Nadine Cameron : Creations of Nebulae 19 Nov – 20 Dec

 “The gem is such a powerful object and can be viewed as a symbol of time as you can hold the passing of millions of years in your hand. The push and pull literally and figuratively between objects like moons, stars and planets and humans is so intriguing.”

Nadine Cameron utilises materials traditionally associated with gold and silversmithing, including precious metals, semi precious and precious stones to create three-dimensional artworks.

Through her practice and creation of exquisitely beautiful, hand crafted objects, Cameron explores various concepts including the cultural relevance of body adornment and heraldry, and the symbolism and awarding rituals of medals.

Creations of Nebulae will present examples of Cameron’s ongoing inquiry into the cosmos, geological time frames, the ephemerality of time and space, and the overwhelming and unfathomable enormity of the reality within which we exist.

Michael Riddle : Everything’s broken 15 Oct-15 Nov

“Seems like every time you stop and turn around  

Something else just hit the ground… 

Broken bodies broken bones

Broken voices on broken phones

Take a deep breath feel like you’re chokin’ 

Everything is broken.”

Like this lamentation by Bob Dylan, everything in the work of Michael Riddle is broken. Black panels bear deep cracks in their surface. Lattice forms that we imagine once stood proud and strong, are crumpled, some under the weight of rocks, others by circumstances unknown. The titles of the works carry suggestive words such as catastrophiccollapsecontrol, and failure. The materials the artist uses are pulled from the industrial world, among them pewter, steel, acrylic resin, fiberglass, and concrete. Commonplace things, yet here alchemised to create bitumen-like surfaces and stoic metal structures. These materials are made to stand the test of time—they speak of willful permanence—yet each artwork is frozen in some state of undoing.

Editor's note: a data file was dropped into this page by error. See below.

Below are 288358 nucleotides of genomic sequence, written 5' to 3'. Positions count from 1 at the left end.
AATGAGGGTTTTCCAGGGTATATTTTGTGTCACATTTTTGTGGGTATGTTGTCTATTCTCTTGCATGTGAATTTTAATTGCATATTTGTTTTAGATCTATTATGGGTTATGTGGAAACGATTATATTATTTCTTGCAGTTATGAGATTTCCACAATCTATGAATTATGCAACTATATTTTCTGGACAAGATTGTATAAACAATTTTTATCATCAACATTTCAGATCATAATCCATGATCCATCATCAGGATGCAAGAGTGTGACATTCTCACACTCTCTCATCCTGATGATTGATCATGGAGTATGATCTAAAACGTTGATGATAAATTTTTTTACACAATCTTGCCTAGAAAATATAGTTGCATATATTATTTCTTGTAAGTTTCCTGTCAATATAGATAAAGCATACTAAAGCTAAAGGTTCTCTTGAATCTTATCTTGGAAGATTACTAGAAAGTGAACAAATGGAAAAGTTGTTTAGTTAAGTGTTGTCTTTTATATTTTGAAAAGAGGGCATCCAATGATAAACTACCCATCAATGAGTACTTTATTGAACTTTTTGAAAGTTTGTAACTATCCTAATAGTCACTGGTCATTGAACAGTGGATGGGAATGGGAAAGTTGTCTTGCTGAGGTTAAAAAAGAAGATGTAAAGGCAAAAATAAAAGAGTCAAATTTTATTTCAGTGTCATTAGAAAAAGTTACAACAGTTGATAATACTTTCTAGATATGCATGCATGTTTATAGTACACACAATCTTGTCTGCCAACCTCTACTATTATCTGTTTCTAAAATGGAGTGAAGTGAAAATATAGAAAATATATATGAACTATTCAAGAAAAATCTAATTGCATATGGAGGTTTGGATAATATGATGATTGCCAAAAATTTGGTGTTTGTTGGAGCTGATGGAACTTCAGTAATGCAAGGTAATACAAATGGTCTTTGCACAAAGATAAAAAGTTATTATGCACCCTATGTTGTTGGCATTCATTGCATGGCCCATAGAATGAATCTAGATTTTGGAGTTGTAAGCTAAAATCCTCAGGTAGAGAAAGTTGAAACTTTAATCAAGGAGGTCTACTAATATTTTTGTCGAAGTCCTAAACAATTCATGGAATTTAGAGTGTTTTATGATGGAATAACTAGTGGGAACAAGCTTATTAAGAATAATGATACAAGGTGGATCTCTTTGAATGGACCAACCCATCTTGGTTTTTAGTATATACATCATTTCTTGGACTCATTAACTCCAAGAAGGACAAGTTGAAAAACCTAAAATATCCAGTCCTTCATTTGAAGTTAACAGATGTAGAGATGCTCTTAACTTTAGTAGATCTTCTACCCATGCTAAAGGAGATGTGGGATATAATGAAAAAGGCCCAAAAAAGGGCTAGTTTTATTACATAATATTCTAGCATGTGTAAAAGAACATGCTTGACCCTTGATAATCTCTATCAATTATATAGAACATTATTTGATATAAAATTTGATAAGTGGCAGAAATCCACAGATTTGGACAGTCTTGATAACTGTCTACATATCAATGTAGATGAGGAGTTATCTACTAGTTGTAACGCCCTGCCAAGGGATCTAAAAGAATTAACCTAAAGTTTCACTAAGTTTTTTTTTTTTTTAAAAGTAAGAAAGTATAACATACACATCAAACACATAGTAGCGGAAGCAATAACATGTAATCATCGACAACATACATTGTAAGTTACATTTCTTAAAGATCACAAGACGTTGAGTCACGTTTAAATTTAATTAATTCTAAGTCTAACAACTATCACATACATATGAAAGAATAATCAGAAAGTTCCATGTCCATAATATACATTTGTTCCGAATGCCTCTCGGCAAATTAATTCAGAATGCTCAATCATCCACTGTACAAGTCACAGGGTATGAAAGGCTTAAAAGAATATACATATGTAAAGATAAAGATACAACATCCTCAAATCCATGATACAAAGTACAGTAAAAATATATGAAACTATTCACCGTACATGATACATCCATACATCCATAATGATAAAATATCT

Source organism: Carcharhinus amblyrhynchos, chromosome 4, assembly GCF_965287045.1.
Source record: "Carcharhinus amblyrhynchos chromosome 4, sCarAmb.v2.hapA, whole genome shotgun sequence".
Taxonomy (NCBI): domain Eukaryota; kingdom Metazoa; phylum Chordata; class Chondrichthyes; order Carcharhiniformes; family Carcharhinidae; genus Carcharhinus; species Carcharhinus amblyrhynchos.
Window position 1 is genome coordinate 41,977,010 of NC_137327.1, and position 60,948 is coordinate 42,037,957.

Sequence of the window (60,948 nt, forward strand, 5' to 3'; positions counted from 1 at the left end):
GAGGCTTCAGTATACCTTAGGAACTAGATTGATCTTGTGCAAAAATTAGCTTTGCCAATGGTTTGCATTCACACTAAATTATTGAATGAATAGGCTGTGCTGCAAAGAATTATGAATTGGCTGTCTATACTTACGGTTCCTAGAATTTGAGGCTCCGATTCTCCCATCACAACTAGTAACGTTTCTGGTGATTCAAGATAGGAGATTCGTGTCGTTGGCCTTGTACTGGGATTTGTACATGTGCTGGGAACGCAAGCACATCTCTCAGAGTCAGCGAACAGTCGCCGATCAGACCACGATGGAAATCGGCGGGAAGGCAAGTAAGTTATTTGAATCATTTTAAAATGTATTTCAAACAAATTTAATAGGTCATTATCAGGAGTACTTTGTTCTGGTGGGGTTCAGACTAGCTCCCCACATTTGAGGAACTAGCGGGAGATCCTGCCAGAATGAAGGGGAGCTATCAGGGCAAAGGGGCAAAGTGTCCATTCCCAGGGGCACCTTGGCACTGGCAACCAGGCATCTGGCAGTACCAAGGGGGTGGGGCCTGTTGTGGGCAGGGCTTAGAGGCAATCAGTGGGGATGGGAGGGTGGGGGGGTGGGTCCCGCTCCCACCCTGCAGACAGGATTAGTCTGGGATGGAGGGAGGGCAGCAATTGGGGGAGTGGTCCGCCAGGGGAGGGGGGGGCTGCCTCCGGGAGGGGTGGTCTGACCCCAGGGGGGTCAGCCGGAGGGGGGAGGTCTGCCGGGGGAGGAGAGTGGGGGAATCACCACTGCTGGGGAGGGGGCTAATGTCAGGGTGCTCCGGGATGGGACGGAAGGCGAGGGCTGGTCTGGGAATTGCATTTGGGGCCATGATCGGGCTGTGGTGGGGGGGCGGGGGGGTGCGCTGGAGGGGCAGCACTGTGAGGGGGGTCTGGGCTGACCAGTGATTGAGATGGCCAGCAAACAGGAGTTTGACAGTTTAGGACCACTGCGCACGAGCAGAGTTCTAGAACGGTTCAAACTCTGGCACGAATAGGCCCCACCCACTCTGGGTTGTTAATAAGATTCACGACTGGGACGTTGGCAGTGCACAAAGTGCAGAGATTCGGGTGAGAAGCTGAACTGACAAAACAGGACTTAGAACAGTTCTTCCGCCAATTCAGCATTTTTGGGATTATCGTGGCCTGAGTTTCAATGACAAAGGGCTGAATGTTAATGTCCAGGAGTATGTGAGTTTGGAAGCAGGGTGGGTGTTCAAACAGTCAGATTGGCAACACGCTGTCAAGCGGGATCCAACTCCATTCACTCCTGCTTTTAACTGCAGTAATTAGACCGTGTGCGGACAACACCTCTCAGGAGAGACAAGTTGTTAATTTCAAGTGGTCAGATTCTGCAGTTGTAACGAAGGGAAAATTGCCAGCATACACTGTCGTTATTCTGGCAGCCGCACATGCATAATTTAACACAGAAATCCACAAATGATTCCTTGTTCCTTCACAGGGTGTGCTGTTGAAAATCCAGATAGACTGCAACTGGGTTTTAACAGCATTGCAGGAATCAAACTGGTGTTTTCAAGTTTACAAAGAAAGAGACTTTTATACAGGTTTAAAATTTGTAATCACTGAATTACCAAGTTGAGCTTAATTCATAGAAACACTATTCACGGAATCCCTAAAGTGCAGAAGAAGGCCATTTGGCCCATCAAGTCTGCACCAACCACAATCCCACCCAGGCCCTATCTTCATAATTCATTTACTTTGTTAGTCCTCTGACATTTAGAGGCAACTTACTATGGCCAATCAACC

Meagan Williams – Acting Senior Curator/Curator (Public Programs) QUT Art Museum

Daniel Mafe : Grandiflora II 3 Sept – 4 October

Grandifloria II

I work with and against a broad range of cultural references such as contemporary abstract painting, gestural and colour field, Chinese ink painting, and the decorative excesses of the rococo, oriental carpets and chintz.  My paintings are cyphers to this inclusivity where a gestural exploration of the surface and paint is combined with an understanding of the painterly ‘field’ as a field sensitive to the allusive, that is the poetic, and the discursive, the conceptual.  I work this dynamic conception of the field with figurative and abstract elements that shape and twist themselves into expressions of lyrical promise.  This “lyric” grows out of a marriage between the materiality of paint and pre-existing floral images, where they together coalesce within of the very activity of painting itself.

Daniel Mafe

Miles Hall : Détrempe et Tourage 6 – 30 August

Détrempe et Tourage

Used in patisserie to describe the process of layering and the building up of surfaces, ‘Détrempe et Tourage’ is a technical term I have borrowed to highlight the physical processes involved in the act of painting.

The painter and the patissier share a common pursuit – both are concerned in some way or another with the amalgamation of independent stratums that combine to generate an overall experience for our senses. For the painter, oil, medium and pigment are blended to the required chromatic and material consistency and then applied to a support with a spatula, brush or tool.  Layers are developed and combine in often surprising, mysterious ways.